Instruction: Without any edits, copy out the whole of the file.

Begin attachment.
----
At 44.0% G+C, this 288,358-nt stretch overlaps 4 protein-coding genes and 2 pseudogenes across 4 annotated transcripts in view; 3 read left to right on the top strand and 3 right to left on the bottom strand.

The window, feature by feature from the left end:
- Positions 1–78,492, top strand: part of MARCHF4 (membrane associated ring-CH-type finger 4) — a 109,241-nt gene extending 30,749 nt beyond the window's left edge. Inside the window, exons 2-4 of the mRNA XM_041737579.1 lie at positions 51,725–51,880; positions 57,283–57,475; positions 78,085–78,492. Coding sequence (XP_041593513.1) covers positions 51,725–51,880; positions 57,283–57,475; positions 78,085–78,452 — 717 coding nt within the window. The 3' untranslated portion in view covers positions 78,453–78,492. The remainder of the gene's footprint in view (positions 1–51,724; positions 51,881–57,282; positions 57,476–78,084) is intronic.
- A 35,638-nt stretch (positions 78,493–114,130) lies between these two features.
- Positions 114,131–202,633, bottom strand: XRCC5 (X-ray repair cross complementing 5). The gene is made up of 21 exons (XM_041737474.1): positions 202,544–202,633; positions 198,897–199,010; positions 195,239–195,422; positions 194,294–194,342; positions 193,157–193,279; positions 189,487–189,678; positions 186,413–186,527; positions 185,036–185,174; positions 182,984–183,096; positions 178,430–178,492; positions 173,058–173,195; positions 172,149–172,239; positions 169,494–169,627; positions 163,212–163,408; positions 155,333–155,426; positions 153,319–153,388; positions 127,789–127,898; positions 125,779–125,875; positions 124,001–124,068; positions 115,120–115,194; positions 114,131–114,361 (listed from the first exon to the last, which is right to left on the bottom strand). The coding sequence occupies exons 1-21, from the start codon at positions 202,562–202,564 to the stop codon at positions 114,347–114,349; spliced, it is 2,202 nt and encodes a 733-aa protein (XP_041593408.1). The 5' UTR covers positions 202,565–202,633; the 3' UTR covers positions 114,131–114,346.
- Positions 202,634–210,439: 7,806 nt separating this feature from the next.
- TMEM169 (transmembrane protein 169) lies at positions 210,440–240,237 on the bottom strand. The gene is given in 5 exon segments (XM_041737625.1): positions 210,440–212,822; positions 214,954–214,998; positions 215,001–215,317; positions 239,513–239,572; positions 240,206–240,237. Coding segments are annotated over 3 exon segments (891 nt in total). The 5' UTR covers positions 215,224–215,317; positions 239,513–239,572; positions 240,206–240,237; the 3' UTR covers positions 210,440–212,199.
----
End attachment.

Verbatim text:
At 44.0% G+C, this 288,358-nt stretch overlaps 4 protein-coding genes and 2 pseudogenes across 4 annotated transcripts in view; 3 read left to right on the top strand and 3 right to left on the bottom strand.

The window, feature by feature from the left end:
- Positions 1–78,492, top strand: part of MARCHF4 (membrane associated ring-CH-type finger 4) — a 109,241-nt gene extending 30,749 nt beyond the window's left edge. Inside the window, exons 2-4 of the mRNA XM_041737579.1 lie at positions 51,725–51,880; positions 57,283–57,475; positions 78,085–78,492. Coding sequence (XP_041593513.1) covers positions 51,725–51,880; positions 57,283–57,475; positions 78,085–78,452 — 717 coding nt within the window. The 3' untranslated portion in view covers positions 78,453–78,492. The remainder of the gene's footprint in view (positions 1–51,724; positions 51,881–57,282; positions 57,476–78,084) is intronic.
- A 35,638-nt stretch (positions 78,493–114,130) lies between these two features.
- Positions 114,131–202,633, bottom strand: XRCC5 (X-ray repair cross complementing 5). The gene is made up of 21 exons (XM_041737474.1): positions 202,544–202,633; positions 198,897–199,010; positions 195,239–195,422; positions 194,294–194,342; positions 193,157–193,279; positions 189,487–189,678; positions 186,413–186,527; positions 185,036–185,174; positions 182,984–183,096; positions 178,430–178,492; positions 173,058–173,195; positions 172,149–172,239; positions 169,494–169,627; positions 163,212–163,408; positions 155,333–155,426; positions 153,319–153,388; positions 127,789–127,898; positions 125,779–125,875; positions 124,001–124,068; positions 115,120–115,194; positions 114,131–114,361 (listed from the first exon to the last, which is right to left on the bottom strand). The coding sequence occupies exons 1-21, from the start codon at positions 202,562–202,564 to the stop codon at positions 114,347–114,349; spliced, it is 2,202 nt and encodes a 733-aa protein (XP_041593408.1). The 5' UTR covers positions 202,565–202,633; the 3' UTR covers positions 114,131–114,346.
- Positions 202,634–210,439: 7,806 nt separating this feature from the next.
- TMEM169 (transmembrane protein 169) lies at positions 210,440–240,237 on the bottom strand. The gene is given in 5 exon segments (XM_041737625.1): positions 210,440–212,822; positions 214,954–214,998; positions 215,001–215,317; positions 239,513–239,572; positions 240,206–240,237. Coding segments are annotated over 3 exon segments (891 nt in total). The 5' UTR covers positions 215,224–215,317; positions 239,513–239,572; positions 240,206–240,237; the 3' UTR covers positions 210,440–212,199.